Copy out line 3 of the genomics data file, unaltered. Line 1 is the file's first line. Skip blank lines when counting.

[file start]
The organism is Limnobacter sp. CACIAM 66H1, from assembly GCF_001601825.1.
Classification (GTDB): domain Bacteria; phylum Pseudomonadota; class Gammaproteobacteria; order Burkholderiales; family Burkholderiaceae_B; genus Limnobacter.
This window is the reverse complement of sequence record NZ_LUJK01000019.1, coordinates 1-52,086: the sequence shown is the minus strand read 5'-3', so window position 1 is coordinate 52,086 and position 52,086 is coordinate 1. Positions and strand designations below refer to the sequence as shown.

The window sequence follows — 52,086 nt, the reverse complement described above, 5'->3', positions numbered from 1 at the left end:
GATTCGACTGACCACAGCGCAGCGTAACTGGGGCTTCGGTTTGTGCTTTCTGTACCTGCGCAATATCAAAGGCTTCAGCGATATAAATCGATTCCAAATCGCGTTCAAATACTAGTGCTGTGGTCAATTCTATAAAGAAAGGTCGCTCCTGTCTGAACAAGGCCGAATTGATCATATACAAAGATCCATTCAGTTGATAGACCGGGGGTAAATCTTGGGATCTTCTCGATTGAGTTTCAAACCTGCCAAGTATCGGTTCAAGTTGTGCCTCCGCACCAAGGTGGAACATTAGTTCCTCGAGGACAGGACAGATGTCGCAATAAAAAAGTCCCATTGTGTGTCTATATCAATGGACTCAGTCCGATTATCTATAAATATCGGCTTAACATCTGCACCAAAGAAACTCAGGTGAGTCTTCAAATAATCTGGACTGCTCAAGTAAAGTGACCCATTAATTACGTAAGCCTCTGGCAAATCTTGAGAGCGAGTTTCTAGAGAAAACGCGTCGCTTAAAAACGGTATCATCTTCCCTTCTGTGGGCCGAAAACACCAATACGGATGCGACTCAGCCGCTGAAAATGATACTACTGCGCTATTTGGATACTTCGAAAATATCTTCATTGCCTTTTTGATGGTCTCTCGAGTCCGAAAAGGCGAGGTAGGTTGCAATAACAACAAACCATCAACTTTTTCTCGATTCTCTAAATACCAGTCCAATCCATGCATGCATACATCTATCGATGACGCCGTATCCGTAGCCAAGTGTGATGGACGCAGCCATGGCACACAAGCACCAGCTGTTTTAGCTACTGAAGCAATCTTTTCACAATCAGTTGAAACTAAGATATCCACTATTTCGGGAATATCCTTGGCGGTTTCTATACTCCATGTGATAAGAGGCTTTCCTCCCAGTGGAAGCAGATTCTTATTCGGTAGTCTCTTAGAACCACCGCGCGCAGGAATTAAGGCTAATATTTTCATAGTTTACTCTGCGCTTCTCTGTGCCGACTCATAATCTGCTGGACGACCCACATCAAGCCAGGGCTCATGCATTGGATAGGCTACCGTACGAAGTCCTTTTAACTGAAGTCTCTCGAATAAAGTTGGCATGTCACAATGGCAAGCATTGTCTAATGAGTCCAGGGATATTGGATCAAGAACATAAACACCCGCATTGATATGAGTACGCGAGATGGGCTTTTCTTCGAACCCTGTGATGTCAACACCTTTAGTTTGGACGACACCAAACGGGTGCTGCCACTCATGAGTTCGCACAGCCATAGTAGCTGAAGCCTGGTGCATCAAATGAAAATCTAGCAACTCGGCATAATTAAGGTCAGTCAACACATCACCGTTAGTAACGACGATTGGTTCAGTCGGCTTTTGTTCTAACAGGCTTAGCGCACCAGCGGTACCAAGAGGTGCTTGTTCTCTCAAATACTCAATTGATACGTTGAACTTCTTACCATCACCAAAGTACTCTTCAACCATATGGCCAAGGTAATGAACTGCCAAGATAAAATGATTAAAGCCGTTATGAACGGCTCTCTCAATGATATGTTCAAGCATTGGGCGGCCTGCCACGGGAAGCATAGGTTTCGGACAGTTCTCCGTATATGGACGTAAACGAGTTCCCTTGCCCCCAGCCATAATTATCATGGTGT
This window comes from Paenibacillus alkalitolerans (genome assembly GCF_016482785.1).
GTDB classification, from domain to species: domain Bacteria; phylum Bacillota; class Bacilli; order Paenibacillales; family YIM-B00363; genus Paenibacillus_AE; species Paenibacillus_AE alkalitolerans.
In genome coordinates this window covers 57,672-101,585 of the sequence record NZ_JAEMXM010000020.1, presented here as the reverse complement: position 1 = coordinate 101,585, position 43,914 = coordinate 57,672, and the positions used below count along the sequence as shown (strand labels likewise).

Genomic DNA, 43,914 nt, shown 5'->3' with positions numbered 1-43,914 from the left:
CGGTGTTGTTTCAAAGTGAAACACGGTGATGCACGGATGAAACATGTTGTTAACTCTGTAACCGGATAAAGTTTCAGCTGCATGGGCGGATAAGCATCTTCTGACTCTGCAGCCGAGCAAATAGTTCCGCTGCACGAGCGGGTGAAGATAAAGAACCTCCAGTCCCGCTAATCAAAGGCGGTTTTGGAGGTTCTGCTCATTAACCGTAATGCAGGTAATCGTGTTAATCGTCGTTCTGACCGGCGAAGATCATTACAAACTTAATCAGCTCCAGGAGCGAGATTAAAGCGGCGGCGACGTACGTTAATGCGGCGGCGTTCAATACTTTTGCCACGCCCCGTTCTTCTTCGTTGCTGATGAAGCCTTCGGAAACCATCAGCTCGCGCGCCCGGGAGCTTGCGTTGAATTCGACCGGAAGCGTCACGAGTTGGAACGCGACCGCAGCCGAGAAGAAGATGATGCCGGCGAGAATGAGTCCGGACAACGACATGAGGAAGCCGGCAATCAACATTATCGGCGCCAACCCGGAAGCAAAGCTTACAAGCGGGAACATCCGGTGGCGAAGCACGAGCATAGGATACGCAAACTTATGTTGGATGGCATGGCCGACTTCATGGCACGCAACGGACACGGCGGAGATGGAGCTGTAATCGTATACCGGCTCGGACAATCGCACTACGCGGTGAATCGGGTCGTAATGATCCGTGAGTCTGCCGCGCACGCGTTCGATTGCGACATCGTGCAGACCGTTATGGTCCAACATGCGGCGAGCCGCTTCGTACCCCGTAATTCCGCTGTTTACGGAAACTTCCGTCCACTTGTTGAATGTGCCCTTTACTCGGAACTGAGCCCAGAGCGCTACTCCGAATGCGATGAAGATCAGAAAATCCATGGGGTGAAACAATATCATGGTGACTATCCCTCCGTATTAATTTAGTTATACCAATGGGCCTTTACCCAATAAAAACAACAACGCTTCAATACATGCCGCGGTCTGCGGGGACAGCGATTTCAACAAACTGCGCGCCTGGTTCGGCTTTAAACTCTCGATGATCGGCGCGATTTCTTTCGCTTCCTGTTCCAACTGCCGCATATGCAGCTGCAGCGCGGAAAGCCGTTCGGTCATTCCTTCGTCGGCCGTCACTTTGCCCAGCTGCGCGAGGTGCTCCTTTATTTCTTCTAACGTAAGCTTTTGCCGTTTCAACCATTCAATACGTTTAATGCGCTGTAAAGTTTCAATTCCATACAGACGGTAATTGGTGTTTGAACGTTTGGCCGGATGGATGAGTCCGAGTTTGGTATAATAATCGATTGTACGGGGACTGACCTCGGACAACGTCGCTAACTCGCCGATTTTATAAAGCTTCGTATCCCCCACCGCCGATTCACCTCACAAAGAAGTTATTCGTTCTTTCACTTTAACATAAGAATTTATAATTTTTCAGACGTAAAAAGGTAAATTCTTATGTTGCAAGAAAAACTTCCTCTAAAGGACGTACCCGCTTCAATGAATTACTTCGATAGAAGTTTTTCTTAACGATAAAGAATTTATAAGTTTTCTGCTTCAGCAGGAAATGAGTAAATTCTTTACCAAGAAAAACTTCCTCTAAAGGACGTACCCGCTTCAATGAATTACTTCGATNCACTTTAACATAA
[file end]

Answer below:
This window is the reverse complement of sequence record NZ_LUJK01000019.1, coordinates 1-52,086: the sequence shown is the minus strand read 5'-3', so window position 1 is coordinate 52,086 and position 52,086 is coordinate 1. Positions and strand designations below refer to the sequence as shown.